He eyes me belligerently, turns the cab around and does as he's told.
'Now right,' I say, my finger firmly plastered to the spot on my map. If I'm wrong about this he'll have me sent to some gulag - he looks mean enough.
He obeys, obviously realising you don't mess with a woman who's been, literally, driven around the bend.
Straight down her to the roundabout and then take the third exit.' I'm getting quite excited at the thought of seeing my car again. It will be a relief not to have to deal with cab drivers.
He takes the third exit far too fast and we shoot past the entrance to the Transport Company and through an open gate into - a wasteland.
'Stop.' It's a shout from the heart from me and my friend.
He slams on the brakes and glares. 'Is nothing here,' he mutters.
'That's because you've come down the wrong track,' we shout. We're women on the edge of reason and he's in dire danger of being hit over the head with our handbags.
The dockland area is awash with rain, the deep pits and holes in the tarmac lurking to entrap any unwary driver and snap their crank-shaft. A railway line snakes between the silent warehouses and our Russian is drawn to it like a moth to a flame - it seems he's been gripped by a death wish.
'No!'
It's too late. The cab is now running smoothly along the railway lines - and we're heading for a tunnel.
'Get off - now!'
'Is wrong way,' he mutters, shaking his head. 'Is wrong, is wrong.' He's almost in tears.
At least he's finally been right about something today. 'Stop the car, calm down and get us off these lines.'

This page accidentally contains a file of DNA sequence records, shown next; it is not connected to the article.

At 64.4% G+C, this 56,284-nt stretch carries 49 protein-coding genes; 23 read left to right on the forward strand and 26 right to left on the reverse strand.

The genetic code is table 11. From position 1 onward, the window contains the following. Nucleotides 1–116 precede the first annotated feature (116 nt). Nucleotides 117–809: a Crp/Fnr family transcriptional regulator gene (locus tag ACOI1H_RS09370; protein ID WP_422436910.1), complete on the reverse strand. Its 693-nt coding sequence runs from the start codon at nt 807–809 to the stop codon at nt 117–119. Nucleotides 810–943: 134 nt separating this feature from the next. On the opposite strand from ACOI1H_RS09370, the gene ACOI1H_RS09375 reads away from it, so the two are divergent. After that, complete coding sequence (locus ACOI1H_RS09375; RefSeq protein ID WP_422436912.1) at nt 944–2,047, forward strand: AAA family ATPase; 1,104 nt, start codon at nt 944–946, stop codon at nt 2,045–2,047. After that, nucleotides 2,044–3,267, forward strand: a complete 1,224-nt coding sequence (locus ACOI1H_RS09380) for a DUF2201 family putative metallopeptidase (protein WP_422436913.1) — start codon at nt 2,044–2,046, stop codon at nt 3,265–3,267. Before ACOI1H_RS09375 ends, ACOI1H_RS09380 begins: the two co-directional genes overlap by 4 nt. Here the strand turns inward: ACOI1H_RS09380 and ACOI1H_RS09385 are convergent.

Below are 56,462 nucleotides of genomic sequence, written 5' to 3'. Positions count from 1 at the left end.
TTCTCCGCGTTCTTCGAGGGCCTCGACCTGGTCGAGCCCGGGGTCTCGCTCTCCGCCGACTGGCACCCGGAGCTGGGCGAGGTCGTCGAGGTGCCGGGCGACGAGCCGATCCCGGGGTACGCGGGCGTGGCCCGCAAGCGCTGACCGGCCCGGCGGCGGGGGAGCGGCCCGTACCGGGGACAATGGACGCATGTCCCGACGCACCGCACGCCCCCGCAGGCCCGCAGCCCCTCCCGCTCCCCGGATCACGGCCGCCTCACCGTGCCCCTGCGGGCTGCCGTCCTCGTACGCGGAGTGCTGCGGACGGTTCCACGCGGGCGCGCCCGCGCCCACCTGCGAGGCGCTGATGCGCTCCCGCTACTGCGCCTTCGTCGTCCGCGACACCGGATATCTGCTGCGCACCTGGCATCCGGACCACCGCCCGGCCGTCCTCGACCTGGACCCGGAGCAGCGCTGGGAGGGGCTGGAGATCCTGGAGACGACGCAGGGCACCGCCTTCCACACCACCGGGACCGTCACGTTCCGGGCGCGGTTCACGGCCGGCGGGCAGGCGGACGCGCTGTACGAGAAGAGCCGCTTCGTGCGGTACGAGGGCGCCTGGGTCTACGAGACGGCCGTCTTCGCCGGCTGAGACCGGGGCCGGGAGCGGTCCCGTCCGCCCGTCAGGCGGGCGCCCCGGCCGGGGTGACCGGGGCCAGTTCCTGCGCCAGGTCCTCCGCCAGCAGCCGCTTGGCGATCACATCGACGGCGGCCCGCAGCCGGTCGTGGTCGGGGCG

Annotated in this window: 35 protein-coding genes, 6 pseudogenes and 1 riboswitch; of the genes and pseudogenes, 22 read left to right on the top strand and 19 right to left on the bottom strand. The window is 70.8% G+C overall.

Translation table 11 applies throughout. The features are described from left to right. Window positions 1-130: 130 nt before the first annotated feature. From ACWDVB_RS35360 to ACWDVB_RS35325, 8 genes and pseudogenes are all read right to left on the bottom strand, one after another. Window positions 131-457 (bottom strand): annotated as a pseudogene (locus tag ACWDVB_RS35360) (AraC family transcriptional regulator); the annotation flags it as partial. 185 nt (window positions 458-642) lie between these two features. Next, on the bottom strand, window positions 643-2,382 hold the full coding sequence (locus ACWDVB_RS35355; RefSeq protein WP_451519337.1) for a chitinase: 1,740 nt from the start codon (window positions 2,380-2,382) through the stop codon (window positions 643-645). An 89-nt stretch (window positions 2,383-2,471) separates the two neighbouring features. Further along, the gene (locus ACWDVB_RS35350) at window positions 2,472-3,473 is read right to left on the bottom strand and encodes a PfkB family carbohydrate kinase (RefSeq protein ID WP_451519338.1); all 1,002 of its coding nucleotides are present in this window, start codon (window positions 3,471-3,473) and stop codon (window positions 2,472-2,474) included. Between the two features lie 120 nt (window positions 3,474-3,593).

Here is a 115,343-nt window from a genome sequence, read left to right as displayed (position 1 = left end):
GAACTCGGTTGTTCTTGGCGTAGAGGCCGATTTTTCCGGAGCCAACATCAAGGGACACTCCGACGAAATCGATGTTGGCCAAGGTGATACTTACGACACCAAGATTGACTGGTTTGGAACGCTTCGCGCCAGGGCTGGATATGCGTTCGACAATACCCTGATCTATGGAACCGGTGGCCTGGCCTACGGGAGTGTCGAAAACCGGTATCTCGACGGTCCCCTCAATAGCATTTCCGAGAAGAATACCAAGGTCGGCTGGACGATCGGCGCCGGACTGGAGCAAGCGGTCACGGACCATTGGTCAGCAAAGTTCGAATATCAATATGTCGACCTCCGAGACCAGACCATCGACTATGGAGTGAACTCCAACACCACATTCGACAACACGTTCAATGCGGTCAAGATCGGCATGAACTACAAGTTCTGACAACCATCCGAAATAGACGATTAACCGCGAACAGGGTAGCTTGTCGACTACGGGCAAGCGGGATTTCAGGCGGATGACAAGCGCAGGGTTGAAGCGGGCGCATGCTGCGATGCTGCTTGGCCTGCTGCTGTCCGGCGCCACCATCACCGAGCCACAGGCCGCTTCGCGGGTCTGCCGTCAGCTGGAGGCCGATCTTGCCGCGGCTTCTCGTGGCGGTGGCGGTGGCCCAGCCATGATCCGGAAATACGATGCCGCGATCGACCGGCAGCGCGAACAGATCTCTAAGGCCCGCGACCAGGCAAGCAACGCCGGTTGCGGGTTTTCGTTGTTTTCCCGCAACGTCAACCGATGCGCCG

He yanks the wheel, rams his foot on the accelerator and we career off the rails - and into a pot hole. The shriek of metal crunching on something hard means he's probably lost part of his exhaust. Undeterred, he keeps his foot to the floor and we are again tearing over the potholes - but in the wrong direction.
'Not that way,' I tell him through gritted teeth.
He does a turn that Nikki Lauder would have been proud of and sets off, the cab bumping and jolting and rattling its way over the rough ground. He's obviously furious, and so are we.
He takes a right turn.
'Left!' we shout in unison.
'I know which way,' he shouts back. 'Is here, here - see?'
It isn't here. In fact it has now disappeared and is way behind us. 'Turn round, drive slowly and I'll show you exactly where it bloody is.'
He lifts his hands from the steering wheel, and with a great sigh and much rolling of eyes does as he's told.
'I'll pay you when you get the cases out of the car,' I tell him as he finally pulls up outside the Transport Company Warehouse.
He meekly unloads the cases, grunting as he lifts my friend's - it's huge and weighs a ton.
I pay him two-thirds of the fare.
He looks at me with soulful eyes - but I'm not moved. 'You not pay me right money,' he mutters.
'You not know where you going,' I reply.
The Russian climbs back into his cab, slams the door with all the venom he can muster, and roars off - in the wrong direction.
My friend and I look at one another and burst out laughing. It could take a while for him to get back to Sydney, for he's heading for the railway lines again.